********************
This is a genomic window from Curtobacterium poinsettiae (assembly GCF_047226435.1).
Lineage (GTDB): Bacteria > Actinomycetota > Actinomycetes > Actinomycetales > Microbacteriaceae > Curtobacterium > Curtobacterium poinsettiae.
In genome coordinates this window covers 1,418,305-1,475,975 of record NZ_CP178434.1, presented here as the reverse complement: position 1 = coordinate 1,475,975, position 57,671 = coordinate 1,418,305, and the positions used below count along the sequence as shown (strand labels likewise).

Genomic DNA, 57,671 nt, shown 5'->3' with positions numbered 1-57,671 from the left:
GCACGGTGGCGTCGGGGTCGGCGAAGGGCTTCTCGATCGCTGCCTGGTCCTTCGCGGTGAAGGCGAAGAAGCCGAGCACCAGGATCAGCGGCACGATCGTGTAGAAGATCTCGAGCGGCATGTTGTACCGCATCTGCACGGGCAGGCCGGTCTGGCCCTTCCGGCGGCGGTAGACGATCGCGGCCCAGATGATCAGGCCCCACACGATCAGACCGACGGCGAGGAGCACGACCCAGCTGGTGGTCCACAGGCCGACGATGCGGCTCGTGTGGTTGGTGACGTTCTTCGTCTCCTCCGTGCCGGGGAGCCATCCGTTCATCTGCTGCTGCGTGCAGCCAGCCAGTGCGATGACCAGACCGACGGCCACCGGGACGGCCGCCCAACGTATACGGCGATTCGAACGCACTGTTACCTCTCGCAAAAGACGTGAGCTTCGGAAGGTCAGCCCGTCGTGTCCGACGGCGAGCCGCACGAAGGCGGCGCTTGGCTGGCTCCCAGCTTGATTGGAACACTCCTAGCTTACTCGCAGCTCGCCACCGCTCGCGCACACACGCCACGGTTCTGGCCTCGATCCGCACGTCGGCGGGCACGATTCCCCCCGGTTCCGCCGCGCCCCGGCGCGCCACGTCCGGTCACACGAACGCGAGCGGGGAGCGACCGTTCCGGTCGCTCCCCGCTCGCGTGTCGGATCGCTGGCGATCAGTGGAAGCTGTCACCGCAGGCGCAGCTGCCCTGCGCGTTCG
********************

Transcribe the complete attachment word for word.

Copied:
This is a genomic window from Curtobacterium poinsettiae (assembly GCF_047226435.1).
Lineage (GTDB): Bacteria > Actinomycetota > Actinomycetes > Actinomycetales > Microbacteriaceae > Curtobacterium > Curtobacterium poinsettiae.
In genome coordinates this window covers 1,418,305-1,475,975 of record NZ_CP178434.1, presented here as the reverse complement: position 1 = coordinate 1,475,975, position 57,671 = coordinate 1,418,305, and the positions used below count along the sequence as shown (strand labels likewise).

Genomic DNA, 57,671 nt, shown 5'->3' with positions numbered 1-57,671 from the left:
GCACGGTGGCGTCGGGGTCGGCGAAGGGCTTCTCGATCGCTGCCTGGTCCTTCGCGGTGAAGGCGAAGAAGCCGAGCACCAGGATCAGCGGCACGATCGTGTAGAAGATCTCGAGCGGCATGTTGTACCGCATCTGCACGGGCAGGCCGGTCTGGCCCTTCCGGCGGCGGTAGACGATCGCGGCCCAGATGATCAGGCCCCACACGATCAGACCGACGGCGAGGAGCACGACCCAGCTGGTGGTCCACAGGCCGACGATGCGGCTCGTGTGGTTGGTGACGTTCTTCGTCTCCTCCGTGCCGGGGAGCCATCCGTTCATCTGCTGCTGCGTGCAGCCAGCCAGTGCGATGACCAGACCGACGGCCACCGGGACGGCCGCCCAACGTATACGGCGATTCGAACGCACTGTTACCTCTCGCAAAAGACGTGAGCTTCGGAAGGTCAGCCCGTCGTGTCCGACGGCGAGCCGCACGAAGGCGGCGCTTGGCTGGCTCCCAGCTTGATTGGAACACTCCTAGCTTACTCGCAGCTCGCCACCGCTCGCGCACACACGCCACGGTTCTGGCCTCGATCCGCACGTCGGCGGGCACGATTCCCCCCGGTTCCGCCGCGCCCCGGCGCGCCACGTCCGGTCACACGAACGCGAGCGGGGAGCGACCGTTCCGGTCGCTCCCCGCTCGCGTGTCGGATCGCTGGCGATCAGTGGAAGCTGTCACCGCAGGCGCAGCTGCCCTGCGCGTTCG